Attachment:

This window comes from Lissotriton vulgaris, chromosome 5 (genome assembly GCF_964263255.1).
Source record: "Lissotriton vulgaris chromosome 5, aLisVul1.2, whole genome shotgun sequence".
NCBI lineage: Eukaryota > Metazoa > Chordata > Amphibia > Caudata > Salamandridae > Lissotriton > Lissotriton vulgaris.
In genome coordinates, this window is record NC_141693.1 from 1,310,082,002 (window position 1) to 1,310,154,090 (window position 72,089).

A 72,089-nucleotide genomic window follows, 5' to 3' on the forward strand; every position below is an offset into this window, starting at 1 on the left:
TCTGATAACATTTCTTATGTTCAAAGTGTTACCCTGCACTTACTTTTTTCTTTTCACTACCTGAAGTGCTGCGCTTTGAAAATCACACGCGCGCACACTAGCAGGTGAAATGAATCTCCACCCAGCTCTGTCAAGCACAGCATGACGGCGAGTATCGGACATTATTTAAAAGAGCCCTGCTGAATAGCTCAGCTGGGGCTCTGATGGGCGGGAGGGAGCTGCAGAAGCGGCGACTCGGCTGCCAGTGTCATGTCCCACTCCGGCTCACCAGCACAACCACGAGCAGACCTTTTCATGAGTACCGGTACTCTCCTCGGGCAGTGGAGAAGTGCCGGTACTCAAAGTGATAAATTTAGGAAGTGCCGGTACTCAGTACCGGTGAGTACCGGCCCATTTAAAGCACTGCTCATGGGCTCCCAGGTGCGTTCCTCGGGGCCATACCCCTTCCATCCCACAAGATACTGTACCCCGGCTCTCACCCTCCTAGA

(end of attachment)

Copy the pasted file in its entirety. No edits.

This window comes from Lissotriton vulgaris, chromosome 5 (genome assembly GCF_964263255.1).
Source record: "Lissotriton vulgaris chromosome 5, aLisVul1.2, whole genome shotgun sequence".
NCBI lineage: Eukaryota > Metazoa > Chordata > Amphibia > Caudata > Salamandridae > Lissotriton > Lissotriton vulgaris.
In genome coordinates, this window is record NC_141693.1 from 1,310,082,002 (window position 1) to 1,310,154,090 (window position 72,089).

A 72,089-nucleotide genomic window follows, 5' to 3' on the forward strand; every position below is an offset into this window, starting at 1 on the left:
TCTGATAACATTTCTTATGTTCAAAGTGTTACCCTGCACTTACTTTTTTCTTTTCACTACCTGAAGTGCTGCGCTTTGAAAATCACACGCGCGCACACTAGCAGGTGAAATGAATCTCCACCCAGCTCTGTCAAGCACAGCATGACGGCGAGTATCGGACATTATTTAAAAGAGCCCTGCTGAATAGCTCAGCTGGGGCTCTGATGGGCGGGAGGGAGCTGCAGAAGCGGCGACTCGGCTGCCAGTGTCATGTCCCACTCCGGCTCACCAGCACAACCACGAGCAGACCTTTTCATGAGTACCGGTACTCTCCTCGGGCAGTGGAGAAGTGCCGGTACTCAAAGTGATAAATTTAGGAAGTGCCGGTACTCAGTACCGGTGAGTACCGGCCCATTTAAAGCACTGCTCATGGGCTCCCAGGTGCGTTCCTCGGGGCCATACCCCTTCCATCCCACAAGATACTGTACCCCGGCTCTCACCCTCCTAGA